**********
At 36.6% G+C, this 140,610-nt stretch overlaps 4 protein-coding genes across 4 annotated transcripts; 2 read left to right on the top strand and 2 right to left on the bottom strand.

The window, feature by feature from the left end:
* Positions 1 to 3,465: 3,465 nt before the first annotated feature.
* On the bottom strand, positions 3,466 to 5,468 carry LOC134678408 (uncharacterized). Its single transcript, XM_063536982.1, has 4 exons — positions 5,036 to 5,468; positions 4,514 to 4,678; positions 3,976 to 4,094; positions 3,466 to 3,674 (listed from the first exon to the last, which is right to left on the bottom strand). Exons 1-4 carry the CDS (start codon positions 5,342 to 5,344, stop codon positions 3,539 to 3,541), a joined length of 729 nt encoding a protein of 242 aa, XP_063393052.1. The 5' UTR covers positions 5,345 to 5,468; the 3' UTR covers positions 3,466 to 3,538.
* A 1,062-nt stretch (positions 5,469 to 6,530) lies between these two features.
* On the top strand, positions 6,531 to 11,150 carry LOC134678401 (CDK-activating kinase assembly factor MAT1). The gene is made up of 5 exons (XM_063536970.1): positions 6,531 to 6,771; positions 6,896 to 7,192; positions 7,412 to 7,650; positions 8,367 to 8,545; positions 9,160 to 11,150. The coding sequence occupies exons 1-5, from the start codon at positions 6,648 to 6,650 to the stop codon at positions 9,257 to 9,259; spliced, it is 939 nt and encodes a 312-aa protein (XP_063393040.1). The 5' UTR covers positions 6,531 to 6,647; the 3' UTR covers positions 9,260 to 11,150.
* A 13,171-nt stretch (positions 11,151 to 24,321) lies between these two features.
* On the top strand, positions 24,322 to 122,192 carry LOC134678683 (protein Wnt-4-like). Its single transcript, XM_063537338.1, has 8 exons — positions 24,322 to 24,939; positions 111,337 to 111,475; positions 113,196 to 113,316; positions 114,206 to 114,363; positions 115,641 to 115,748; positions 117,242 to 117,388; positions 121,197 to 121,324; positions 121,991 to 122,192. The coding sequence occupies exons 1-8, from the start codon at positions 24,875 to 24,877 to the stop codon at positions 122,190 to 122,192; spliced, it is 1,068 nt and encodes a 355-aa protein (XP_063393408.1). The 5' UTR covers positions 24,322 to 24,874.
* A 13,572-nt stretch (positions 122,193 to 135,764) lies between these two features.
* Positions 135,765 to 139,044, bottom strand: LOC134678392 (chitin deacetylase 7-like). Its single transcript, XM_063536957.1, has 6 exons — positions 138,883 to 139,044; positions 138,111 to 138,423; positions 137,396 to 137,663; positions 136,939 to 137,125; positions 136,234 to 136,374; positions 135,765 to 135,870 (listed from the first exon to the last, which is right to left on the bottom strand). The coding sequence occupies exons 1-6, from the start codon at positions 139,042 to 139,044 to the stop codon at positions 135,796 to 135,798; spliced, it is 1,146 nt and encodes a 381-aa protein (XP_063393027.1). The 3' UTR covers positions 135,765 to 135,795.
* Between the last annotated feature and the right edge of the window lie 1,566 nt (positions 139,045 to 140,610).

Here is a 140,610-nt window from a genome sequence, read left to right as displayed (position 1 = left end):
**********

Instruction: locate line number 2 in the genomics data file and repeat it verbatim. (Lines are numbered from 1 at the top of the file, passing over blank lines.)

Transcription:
The window, feature by feature from the left end: